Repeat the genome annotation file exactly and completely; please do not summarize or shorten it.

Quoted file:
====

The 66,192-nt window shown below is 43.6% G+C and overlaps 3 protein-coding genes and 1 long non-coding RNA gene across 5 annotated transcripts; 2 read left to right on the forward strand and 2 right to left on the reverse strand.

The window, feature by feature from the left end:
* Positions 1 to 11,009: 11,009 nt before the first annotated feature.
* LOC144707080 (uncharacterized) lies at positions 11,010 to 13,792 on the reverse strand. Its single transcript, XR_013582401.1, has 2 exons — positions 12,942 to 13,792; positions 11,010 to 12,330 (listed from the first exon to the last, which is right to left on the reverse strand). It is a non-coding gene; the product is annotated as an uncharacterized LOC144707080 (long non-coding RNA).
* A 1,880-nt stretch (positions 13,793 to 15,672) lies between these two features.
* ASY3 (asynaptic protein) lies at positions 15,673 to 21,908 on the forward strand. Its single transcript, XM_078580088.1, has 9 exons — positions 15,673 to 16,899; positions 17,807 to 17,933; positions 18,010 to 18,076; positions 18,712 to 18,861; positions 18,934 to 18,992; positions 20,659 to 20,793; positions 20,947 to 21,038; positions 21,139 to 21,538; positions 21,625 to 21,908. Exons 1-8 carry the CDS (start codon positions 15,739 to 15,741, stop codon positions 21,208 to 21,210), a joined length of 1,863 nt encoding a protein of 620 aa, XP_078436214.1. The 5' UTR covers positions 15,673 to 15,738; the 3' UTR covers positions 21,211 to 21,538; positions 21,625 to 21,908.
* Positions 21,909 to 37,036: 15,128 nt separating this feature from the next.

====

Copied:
The 66,192-nt window shown below is 43.6% G+C and overlaps 3 protein-coding genes and 1 long non-coding RNA gene across 5 annotated transcripts; 2 read left to right on the forward strand and 2 right to left on the reverse strand.

The window, feature by feature from the left end:
* Positions 1 to 11,009: 11,009 nt before the first annotated feature.
* LOC144707080 (uncharacterized) lies at positions 11,010 to 13,792 on the reverse strand. Its single transcript, XR_013582401.1, has 2 exons — positions 12,942 to 13,792; positions 11,010 to 12,330 (listed from the first exon to the last, which is right to left on the reverse strand). It is a non-coding gene; the product is annotated as an uncharacterized LOC144707080 (long non-coding RNA).
* A 1,880-nt stretch (positions 13,793 to 15,672) lies between these two features.
* ASY3 (asynaptic protein) lies at positions 15,673 to 21,908 on the forward strand. Its single transcript, XM_078580088.1, has 9 exons — positions 15,673 to 16,899; positions 17,807 to 17,933; positions 18,010 to 18,076; positions 18,712 to 18,861; positions 18,934 to 18,992; positions 20,659 to 20,793; positions 20,947 to 21,038; positions 21,139 to 21,538; positions 21,625 to 21,908. Exons 1-8 carry the CDS (start codon positions 15,739 to 15,741, stop codon positions 21,208 to 21,210), a joined length of 1,863 nt encoding a protein of 620 aa, XP_078436214.1. The 5' UTR covers positions 15,673 to 15,738; the 3' UTR covers positions 21,211 to 21,538; positions 21,625 to 21,908.
* Positions 21,909 to 37,036: 15,128 nt separating this feature from the next.